ConservasJun. 21, 2013
Tomates/Italia: el sur del país establece el precio más alto del mundo para proceso
TOMATO processors and producers’ associations in central and southern Italy have finally settled their disputes and agreed a base price for this year’s processing tomato crop – almost two months after the minimum price was set in the north of the country, and with just a few weeks to go before the start of the season.
The rates agreed for southern Italy’s tomato crop make the region’s raw material the most expensive across all global producers, even costlier than fruit from the north of the country.
Farmers and processors agreed to a base price of EUR90 per tonne (USD119/tonne) ex field for round tomato varieties, and EUR100/tonne ex field for plum varieties, ANICAV – southern Italy’s processors’ association that negotiated the terms of the agreement with farmers – told FOODNEWS. As regards plum tomatoes, the arrangement also sets premiums of EUR10/tonne for hand picking and a further EUR10/tonne for mulching.
The specifications in the agreement include a quality grid that allows price premiums of +/-10% for quality above or below requested standards, as well as a penalty of up to 20% of the base price for failing to deliver or to collect produce.
Compared with this year’s base price in northern Italy of EUR86/tonne – which was set in April – farmers in the south will be paid EUR4/tonne, or 5%, more (northern Italy grows only round varieties; plum varieties are typical in southern areas). The base price for the 2012 crop in the south was EUR80/tonne for round varieties, and EUR85/tonne for plum varieties. This is 12% and 18% less than this year, respectively.
“Prices are much higher than last year. This is mainly a consequence of current stocks of canned products, which are quite low [as regards] tomato pulp, and particularly peeled tomatoes,” a source at ANICAV told FOODNEWS. As recently reported, existing stocks of tomato products in Italy are expected to be cleared over the next few months (FOODNEWS 4 June). This has certainly been a key element in determining the latest base prices.
“The agreement is the result of a long liaising process between the farming and the processing industry, and it represents the starting stage for a complete re-organisation of the [southern Italian] supply chain,” said Annibale Pancrazio, president of ANICAV. “The deal also has a strategic relevance in regards to the existing project of opening a tomato hub overseeing tomato production in central and southern Italy – a useful tool to revive the entire sector.”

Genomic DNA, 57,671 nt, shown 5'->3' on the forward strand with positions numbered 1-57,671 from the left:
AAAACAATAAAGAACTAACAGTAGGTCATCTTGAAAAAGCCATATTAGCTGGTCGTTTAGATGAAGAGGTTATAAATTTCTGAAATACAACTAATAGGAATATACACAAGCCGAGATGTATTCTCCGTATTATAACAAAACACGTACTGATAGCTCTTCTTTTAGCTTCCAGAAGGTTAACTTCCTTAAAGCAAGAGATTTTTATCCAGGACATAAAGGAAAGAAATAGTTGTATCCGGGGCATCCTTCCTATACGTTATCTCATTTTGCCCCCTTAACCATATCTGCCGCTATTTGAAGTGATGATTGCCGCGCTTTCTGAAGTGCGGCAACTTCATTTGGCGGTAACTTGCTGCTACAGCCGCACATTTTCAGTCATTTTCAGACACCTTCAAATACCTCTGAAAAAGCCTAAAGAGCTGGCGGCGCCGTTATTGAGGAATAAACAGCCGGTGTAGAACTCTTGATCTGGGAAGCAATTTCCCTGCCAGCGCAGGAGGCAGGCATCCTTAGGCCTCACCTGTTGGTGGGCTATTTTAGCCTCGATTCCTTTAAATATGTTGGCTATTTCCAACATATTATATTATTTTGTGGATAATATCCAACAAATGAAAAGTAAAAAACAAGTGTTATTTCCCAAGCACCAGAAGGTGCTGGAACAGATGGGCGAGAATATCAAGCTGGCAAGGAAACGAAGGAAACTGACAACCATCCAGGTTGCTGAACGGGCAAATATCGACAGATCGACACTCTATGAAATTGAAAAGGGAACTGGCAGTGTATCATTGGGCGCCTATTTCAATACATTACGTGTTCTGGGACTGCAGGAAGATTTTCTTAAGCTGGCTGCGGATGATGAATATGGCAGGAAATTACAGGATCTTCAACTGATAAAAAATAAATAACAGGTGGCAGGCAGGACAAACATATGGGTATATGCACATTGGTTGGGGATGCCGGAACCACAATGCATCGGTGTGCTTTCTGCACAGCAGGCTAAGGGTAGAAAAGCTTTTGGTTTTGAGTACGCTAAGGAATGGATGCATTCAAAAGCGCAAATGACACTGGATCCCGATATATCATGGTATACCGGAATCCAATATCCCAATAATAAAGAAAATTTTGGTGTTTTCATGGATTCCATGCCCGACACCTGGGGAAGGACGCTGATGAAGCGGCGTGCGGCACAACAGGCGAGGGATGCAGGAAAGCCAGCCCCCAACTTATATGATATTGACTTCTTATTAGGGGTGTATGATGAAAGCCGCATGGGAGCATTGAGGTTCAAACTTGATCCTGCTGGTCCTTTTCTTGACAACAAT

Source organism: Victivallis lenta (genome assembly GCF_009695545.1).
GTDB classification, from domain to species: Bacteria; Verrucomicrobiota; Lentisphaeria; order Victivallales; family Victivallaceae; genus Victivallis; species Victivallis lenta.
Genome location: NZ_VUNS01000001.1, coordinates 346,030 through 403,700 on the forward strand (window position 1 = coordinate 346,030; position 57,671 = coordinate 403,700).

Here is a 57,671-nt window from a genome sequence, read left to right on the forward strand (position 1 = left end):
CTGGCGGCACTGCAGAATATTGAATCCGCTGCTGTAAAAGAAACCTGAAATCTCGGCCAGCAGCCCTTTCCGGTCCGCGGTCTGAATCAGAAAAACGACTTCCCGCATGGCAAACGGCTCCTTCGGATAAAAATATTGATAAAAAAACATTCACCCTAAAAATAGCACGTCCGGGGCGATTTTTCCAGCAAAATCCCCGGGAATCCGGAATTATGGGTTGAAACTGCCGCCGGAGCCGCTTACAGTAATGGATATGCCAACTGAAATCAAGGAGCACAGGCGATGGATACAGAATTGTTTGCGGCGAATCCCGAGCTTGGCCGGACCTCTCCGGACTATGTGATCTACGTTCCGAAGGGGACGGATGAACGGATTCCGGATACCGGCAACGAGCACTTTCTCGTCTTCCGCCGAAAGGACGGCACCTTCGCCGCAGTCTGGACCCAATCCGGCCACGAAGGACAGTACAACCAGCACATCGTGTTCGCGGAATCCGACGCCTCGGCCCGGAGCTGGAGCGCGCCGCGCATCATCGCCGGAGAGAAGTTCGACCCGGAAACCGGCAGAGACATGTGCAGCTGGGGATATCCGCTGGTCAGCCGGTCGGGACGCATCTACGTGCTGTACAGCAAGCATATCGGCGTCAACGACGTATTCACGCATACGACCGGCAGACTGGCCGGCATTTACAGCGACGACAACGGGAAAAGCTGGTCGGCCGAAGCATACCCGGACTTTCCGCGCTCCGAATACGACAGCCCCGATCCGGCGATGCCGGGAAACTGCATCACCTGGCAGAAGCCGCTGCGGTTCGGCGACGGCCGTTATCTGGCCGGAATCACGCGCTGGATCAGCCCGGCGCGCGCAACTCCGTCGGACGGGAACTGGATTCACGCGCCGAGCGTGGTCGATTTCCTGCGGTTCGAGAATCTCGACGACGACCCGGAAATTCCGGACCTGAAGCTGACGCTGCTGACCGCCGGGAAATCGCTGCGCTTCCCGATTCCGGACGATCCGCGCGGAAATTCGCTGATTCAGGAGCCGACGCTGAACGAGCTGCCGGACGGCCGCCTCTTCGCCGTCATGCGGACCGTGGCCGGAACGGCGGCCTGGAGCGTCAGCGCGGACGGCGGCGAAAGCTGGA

Highest rates on the market
The US tomato base price for the coming crop is USD70.5 per (short) ton, or USD77.7/tonne – excluding late season premiums – and the Chinese rate is less than USD70.0/tonne. This is, respectively, over 50% and over 60% lower than southern Italy’s price.
At the same time, it is worth noting how base prices are distinctively higher for producing countries in Europe: above USD100/tonne for both Greece and Portugal, and slightly less than USD100/tonne for Spain. Still, between the Spanish and southern Italian base prices there is a striking difference of some USD19/tonne, or 19%.
Although a higher base price is good news for Italian farmers – many of whom have been strangled by increasing production costs and late payments – Italian product on the international market is bound to face fierce competition from producing countries with a lower cost structure. The semi-finished product category, in this sense, appears to be the most vulnerable.
POs and processors have finally found some common ground after months of unproductive negotiations, and with only a few weeks to go before the crop actually starts. While countries such as the US set their base price in early April, it took much longer to agree a deal in southern Italy, even though POs had started calling for early talks already in November last year.
Marco Nicastro, president of the national division of PO Confagricoltura overseeing processing tomato farming in the country, issued a statement to FOODNEWS, criticising the timing of the agreement.
“We want to point out that the agreement is very late compared with the scheduling needs of farmers,” said Nicastro. “Prices and specifications cannot be set in June. This is certainly not the way to protect such an essential component of our ‘Made in Italy’ [trademark].
“As regards prices, although they have been slightly upped compared with last year, they remain below production costs, of at least 20-25% on average. With quotations such as these, we don’t really know how agricultural businesses will be able to hold on.”
BY DAVIDE GHILOTTI